• states need to take measures for source control of pollutants through sewage and agriculture runoff entering water bodies in projects for conservation and restoration of lakes

In response to the ‘Committee on Estimates’ which reviewed the occurrence of high arsenic content in groundwater, the Ministry of Water Resources constituted an ‘Inter-Ministerial Group’ for arsenic mitigation. The group recommended the formation of a ‘National Arsenic Task Force’ to coordinate arsenic related matters between the central ministries and state governments and other institutions. In addition, it has worked out a project funding of Rs 3,839 crore for five states, namely Assam, Bihar, Jharkhand, Punjab and West Bengal.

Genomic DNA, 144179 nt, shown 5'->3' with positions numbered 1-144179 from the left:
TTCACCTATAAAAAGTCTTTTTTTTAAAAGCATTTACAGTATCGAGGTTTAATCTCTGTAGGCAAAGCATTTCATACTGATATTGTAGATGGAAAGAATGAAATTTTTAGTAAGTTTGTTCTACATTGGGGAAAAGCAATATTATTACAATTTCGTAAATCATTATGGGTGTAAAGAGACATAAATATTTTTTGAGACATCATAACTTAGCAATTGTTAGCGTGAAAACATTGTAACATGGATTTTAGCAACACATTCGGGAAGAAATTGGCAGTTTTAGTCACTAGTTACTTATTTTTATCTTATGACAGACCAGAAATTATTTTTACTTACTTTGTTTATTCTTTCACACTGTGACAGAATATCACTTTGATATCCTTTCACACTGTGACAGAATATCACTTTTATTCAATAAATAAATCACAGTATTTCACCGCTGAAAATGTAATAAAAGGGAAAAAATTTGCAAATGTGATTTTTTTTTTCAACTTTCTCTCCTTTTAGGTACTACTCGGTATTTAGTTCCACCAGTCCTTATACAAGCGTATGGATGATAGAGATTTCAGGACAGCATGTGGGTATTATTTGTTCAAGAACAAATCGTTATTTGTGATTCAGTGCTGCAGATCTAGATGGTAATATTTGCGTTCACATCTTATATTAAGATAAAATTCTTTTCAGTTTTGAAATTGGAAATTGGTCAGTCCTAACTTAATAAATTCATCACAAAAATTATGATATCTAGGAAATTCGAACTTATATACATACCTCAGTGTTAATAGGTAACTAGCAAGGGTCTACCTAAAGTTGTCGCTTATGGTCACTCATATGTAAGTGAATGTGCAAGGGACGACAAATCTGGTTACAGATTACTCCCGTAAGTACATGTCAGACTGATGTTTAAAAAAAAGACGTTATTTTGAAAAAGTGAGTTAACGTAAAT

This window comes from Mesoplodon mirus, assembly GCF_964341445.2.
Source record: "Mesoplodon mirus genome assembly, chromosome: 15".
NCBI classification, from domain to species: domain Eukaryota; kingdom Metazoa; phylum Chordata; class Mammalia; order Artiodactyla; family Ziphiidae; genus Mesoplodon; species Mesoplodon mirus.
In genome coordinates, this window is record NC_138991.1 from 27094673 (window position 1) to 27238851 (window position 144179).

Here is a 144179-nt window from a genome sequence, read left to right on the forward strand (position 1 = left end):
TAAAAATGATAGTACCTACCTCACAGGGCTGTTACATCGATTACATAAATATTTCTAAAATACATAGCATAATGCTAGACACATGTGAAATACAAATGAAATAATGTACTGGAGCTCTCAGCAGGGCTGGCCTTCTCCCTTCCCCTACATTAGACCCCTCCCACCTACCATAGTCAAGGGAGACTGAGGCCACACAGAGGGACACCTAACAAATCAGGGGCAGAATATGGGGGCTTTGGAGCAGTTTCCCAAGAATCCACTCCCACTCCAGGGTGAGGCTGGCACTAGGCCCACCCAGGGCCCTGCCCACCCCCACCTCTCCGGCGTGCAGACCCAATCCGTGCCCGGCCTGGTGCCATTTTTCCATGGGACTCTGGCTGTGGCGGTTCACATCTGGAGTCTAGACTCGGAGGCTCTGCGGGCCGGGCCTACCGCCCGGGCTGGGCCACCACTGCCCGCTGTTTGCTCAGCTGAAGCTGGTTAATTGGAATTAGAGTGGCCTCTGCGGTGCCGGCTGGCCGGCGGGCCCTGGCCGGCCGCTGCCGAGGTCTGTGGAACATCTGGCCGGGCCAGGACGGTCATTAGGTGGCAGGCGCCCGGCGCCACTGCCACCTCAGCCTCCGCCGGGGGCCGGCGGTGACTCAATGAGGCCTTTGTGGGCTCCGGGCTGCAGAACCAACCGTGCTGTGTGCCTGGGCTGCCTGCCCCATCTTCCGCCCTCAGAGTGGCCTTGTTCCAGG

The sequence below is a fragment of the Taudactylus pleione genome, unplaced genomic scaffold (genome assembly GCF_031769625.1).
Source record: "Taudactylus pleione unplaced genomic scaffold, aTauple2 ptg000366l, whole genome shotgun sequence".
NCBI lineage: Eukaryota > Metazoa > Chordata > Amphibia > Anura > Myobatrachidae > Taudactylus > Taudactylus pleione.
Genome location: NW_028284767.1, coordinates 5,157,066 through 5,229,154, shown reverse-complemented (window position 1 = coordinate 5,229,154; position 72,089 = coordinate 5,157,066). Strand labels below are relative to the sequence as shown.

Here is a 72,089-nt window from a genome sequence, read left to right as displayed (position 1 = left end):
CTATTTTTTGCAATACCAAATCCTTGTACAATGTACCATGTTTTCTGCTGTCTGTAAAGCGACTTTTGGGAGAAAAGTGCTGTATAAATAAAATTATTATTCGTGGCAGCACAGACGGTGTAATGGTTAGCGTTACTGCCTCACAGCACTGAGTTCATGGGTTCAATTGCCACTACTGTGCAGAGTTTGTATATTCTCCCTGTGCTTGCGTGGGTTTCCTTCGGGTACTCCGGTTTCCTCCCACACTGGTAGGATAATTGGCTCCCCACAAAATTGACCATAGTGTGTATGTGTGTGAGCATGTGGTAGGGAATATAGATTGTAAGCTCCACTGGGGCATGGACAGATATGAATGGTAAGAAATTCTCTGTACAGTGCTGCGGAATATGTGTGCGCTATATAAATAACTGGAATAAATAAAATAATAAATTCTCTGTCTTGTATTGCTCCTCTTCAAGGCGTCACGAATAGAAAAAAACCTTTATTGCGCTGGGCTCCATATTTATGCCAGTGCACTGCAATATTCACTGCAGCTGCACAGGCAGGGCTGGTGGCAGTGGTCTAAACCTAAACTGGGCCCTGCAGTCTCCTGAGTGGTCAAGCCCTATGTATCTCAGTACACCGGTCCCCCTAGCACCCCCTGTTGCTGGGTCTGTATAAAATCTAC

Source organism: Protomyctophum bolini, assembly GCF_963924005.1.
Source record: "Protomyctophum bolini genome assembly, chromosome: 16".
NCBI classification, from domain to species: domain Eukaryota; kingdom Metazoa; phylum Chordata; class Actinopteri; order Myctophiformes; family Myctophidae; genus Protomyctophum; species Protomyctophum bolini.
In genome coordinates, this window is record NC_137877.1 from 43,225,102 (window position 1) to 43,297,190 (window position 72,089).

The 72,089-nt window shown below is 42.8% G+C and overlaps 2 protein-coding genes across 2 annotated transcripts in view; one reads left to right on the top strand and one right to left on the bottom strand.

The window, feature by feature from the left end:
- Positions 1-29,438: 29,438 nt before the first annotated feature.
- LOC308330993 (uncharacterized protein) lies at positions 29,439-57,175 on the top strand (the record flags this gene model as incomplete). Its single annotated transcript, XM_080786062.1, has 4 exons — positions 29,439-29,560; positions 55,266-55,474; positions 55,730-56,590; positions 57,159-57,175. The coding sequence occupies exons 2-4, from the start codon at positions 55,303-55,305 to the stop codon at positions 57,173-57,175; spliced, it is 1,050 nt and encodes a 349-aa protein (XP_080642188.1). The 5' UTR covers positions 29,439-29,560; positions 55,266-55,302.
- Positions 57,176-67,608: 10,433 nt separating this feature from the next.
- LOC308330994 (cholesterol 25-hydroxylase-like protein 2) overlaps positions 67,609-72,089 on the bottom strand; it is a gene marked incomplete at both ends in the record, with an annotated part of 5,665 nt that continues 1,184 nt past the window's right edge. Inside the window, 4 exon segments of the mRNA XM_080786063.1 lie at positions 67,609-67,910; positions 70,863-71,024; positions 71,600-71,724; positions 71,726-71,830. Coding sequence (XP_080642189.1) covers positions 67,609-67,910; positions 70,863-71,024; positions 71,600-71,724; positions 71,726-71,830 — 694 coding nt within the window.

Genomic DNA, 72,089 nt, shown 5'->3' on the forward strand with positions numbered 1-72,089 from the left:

3.6. Local management of ground water

The phenomenon of local water users successfully managing their water resources has been observed in only a few areas. The Planning Commission recommended that local planners take the following steps while planning for ground water management:

  • Determining the relationship between surface hydrological units such as watershed or river basins, and hydrological units below the ground such as aquifers,
  • Identification of ground water recharge areas,
  • Maintaining ground water balance at the level of the village or the watershed, and
  • Creating regulatory options at the community level such as panchayat. Examples of activities that could be regulated at the local level include drilling depth, distance between wells, cropping patterns to ensure sustainability of aquifers and participatory ground water management.